ROYAL THAI ARMED FORCES HEADQUARTERS, Bangkok -- Multinational forces joined together with the Royal Thai Armed Forces to conduct the second annual Cyberspace Field Training Exercise near the RTARF Headquarters during exercise Cobra Gold 2020 in Bangkok, Kingdom of Thailand, from Feb. 24 to March 6, 2020.
The Cyber FTX is a combined defensive cyber operation training environment comprised of a self-contained network in which six different nations banded together to patrol and defend their own networks while communicating and sharing information with one another.
"The cyber exercise is the opportunity to bring six nations together to work on what is probably what is the most critical component from the multinational force's perspective of, in at least this exercise, modern warfare," said U.S. Air Force Lt. Col. Jason Silves, who is with the 194th Wing of the Washington Air National Guard, and is the lead representative for the U.S. forces in the Cyber FTX. "It's an opportunity for us to understand how to work together, which really hasn't been done before."
During Cobra Gold 2019, the RTARF and WANG agreed there was a need for executing cyberspace training and worked together to create the first Cobra Gold Cyber FTX. According to Silves, Thailand and the U.S. used their success to invite other nations to join in.
"We used that and leveraged that to show that this thing's possible," Silves explained. "We advertised it and showcased it with the other full participating nations in Cobra Gold, and every one of them sent
representatives to the planning conferences and, ultimately, to what you see around you in the cyber exercise."
Alongside the Royal Thai and U.S. armed forces, Japan, Malaysia, Singapore and Indonesia sent their own cyberspace operators to participate in the exercise. Each of the countries was tasked with
protecting and maintaining their own networks while sharing information to help other nations better defend their networks from attacks.
"The objective of this exercise is the modernization of our national forces and the opportunity to work together under the same setup, same operating procedures, and have the same way of thinking as a multinational force," said Royal Thai Army Maj. Gen. Chartchai Chaikasen, the RTARF Cyber Security Center director. "Cyber training is important for our countries because we need to find a way to respond to cyber incidents and get a resolution to solve the problem in the cyber terrain."
The Cyber FTX is a fully self-contained network setup by Cyber Test Systems, a commercially-owned organization that specializes in cyber ranges, and provided the cyberspace operators a very realistic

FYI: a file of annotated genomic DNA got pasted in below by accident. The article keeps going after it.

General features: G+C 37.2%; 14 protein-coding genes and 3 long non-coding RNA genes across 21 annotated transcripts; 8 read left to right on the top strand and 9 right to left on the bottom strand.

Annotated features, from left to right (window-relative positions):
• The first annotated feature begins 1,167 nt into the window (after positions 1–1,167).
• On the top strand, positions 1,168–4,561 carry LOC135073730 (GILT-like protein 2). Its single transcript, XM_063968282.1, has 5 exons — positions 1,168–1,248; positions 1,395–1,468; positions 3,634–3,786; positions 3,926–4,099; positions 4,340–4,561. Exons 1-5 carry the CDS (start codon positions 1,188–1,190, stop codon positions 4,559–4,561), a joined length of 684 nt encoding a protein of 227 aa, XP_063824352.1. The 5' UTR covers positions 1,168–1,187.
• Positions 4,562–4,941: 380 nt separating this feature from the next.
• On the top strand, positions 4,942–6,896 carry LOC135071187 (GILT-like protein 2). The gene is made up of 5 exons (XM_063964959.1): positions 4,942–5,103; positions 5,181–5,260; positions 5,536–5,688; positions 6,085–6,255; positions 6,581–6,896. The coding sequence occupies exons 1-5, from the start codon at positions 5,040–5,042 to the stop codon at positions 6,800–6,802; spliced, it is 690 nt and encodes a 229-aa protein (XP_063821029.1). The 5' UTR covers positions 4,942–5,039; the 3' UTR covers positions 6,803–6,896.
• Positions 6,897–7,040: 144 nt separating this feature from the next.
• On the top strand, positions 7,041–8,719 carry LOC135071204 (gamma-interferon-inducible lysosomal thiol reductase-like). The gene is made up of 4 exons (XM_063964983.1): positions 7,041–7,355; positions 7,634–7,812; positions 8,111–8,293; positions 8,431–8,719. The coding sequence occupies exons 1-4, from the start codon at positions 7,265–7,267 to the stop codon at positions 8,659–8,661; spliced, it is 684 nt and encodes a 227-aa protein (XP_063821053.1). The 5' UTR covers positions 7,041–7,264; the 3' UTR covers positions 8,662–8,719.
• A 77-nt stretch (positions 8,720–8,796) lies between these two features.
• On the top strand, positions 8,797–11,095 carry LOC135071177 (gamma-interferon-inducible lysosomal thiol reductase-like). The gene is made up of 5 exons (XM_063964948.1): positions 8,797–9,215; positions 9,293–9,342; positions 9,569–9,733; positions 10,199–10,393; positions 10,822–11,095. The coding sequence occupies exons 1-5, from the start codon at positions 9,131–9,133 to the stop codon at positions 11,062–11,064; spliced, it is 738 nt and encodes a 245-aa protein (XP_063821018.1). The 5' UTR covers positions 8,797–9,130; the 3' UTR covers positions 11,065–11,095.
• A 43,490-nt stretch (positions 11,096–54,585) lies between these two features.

the environment in which to train.
Within the cyber range network, each of the six nations patrolled their own networks while several of their respective teammates acted on behalf of the Red Team, operators playing the role of an adversary, and made attempts to attack and penetrate the networks. As a way to increase the effectiveness of the defensive cyberspace operators, some nations worked together in teams to come up with solutions and discover more effective ways to defend their networks from attacks.
"Anytime we work in a coalition environment, it's positive, whether it's cyber or one of the other elements of Cobra Gold," said U.S. Marine Col. Larry Jenkins, III Marine Expeditionary Force Information Group commanding officer. "Anytime we have an opportunity to work with our coalition partners, it builds relationships and makes us stronger as a coalition and as potential partners."
Silves said that the cyber range is set up so that when the Red Team attacks a network, those attacks, or events, can be sent to multiple nations and their respective networks at the same time, and they can each respond in their own way. However, it is crucial for them to communicate to their higher headquarters so a solution can be determined and distributed to the other nations.
While communication is a key aspect of defending a network from adversaries, knowing how to effectively defend them is just as important.
"Everything that we have and do, it's all online," said U.S. Marine Sgt. Cameron Foss, a defensive cyber operator currently deployed with the 31st Marine Expeditionary Unit. "To be able to defend the United States, to be able to defend our critical assets and our capabilities, it's extremely important because it's all out there. [Defense cyber operations - internal defensive measures] is a very good asset to have and to continue to employ so we can get better and we can help keep America's information systems safe."
The entire Cyber FTX was designed to match the objectives of Cobra Gold 20, which a key focus of increasing the strategic alliance between the full participating nations. In a world that is becoming more connected each day, Silves says it is more important than ever to come together and learn the hard lessons of cyberspace defense so that those lessons aren't being learned on the battlefield.
"It's blown me away to see the talent that has come together to make this happen," Silves said. "We really could not have done this without participation from our international and joint partners."
Exercise Cobra Gold 20, in its 39th iteration, is designed to advance regional security and ensure effective responses to regional crises by bringing together multinational forces to address shared goals and security commitments in the Indo-Pacific region.